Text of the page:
The refugee crisis in Europe, Africa and the Middle East is testing the status quo between the so-called first, second and third worlds. Millions of people have been fleeing war-torn Syria alone. Five hundred thousand refugees and migrants have made it to Europe so far this year. The vertical, developmental differences between these countries is complex. Add to that the horizontal dimension of differing cultures and the history and karma of these nations and that complexity multiplies. What to do?

Jeff looks at the policy arguments being made on the liberal and conservative sides of the issue. On one hand, a voice of compassion proclaiming our shared humanity; on the other, a recognition that each European culture is precious and they’ve worked hard to create safety nets for their people which cannot support oceans of immigrants. “I want to tease this apart and see if we can find an integration that really includes the best of both of those arguments and both of those perspectives,” says Jeff, “because that’s what Integral does, it integrates.”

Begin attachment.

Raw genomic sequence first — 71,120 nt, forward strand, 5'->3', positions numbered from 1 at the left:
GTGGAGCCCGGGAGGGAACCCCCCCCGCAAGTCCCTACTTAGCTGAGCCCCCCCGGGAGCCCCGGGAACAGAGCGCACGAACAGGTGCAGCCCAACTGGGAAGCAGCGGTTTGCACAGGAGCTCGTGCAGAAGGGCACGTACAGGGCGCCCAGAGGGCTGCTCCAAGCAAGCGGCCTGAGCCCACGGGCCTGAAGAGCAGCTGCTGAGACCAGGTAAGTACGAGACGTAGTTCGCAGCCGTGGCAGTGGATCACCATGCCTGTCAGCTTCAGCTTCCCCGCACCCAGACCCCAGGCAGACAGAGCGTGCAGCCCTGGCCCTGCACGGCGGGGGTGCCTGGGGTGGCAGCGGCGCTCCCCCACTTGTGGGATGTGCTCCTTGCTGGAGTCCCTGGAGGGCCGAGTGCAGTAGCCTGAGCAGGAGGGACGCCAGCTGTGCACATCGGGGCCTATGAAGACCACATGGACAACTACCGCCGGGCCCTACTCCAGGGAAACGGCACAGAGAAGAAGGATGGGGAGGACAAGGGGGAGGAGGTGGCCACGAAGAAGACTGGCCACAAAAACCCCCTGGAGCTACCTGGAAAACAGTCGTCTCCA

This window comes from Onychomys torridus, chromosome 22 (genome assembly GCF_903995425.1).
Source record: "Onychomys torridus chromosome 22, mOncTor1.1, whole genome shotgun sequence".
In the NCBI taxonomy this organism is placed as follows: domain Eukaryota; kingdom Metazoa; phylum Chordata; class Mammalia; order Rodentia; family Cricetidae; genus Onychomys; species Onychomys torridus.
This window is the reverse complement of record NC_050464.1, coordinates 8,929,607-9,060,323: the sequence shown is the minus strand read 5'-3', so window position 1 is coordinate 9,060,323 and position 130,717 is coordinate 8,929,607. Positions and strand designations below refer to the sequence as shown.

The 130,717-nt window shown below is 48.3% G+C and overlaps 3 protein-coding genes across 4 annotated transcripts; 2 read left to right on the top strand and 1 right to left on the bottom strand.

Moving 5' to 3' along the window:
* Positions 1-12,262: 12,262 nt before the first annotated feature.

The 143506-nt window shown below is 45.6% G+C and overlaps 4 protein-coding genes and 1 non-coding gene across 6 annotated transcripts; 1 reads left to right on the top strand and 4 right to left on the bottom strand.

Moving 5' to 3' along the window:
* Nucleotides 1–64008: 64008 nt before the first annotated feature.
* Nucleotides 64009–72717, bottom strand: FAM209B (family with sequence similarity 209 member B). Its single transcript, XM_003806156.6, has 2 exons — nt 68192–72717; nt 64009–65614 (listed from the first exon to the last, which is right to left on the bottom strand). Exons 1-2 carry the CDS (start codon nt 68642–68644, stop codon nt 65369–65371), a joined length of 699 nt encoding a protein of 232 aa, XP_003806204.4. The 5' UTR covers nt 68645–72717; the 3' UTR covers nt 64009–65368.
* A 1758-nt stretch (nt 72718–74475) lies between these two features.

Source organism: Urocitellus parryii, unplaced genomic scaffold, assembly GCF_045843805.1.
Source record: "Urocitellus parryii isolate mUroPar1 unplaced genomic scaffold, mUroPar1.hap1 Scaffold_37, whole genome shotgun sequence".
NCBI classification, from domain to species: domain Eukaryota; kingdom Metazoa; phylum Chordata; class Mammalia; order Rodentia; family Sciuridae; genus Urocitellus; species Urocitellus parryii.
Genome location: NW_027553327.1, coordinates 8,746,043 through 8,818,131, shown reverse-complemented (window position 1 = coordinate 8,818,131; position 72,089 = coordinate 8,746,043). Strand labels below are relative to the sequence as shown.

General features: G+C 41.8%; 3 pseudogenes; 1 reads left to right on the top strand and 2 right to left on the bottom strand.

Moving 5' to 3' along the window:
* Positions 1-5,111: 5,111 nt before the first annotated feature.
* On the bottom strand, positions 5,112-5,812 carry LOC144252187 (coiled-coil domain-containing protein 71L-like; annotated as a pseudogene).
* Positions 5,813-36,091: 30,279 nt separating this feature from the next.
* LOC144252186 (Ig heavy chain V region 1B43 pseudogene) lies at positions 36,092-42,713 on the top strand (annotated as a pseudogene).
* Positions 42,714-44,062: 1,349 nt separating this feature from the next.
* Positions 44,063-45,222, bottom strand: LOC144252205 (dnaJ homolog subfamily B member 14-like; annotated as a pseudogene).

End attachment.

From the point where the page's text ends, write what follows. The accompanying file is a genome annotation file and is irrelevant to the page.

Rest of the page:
We also share a couple excerpts of a first hand report from our friend Bence Ganti in Hungary, in the epicenter of the crisis. (You can find Jeff’s full conversation with Bence here). Imagine a country the size of Colorado, with double the population, and 5000 immigrants streaming across the border every day, and you have some idea of what Hungary is trying to deal with. “It’s a creative moment in history,” Bence tells Jeff. And an astonishing challenge that calls for an integral response.

Plus…hungry bears descending on Boulder, and Pope Frances’ visit to the US (more on that next week).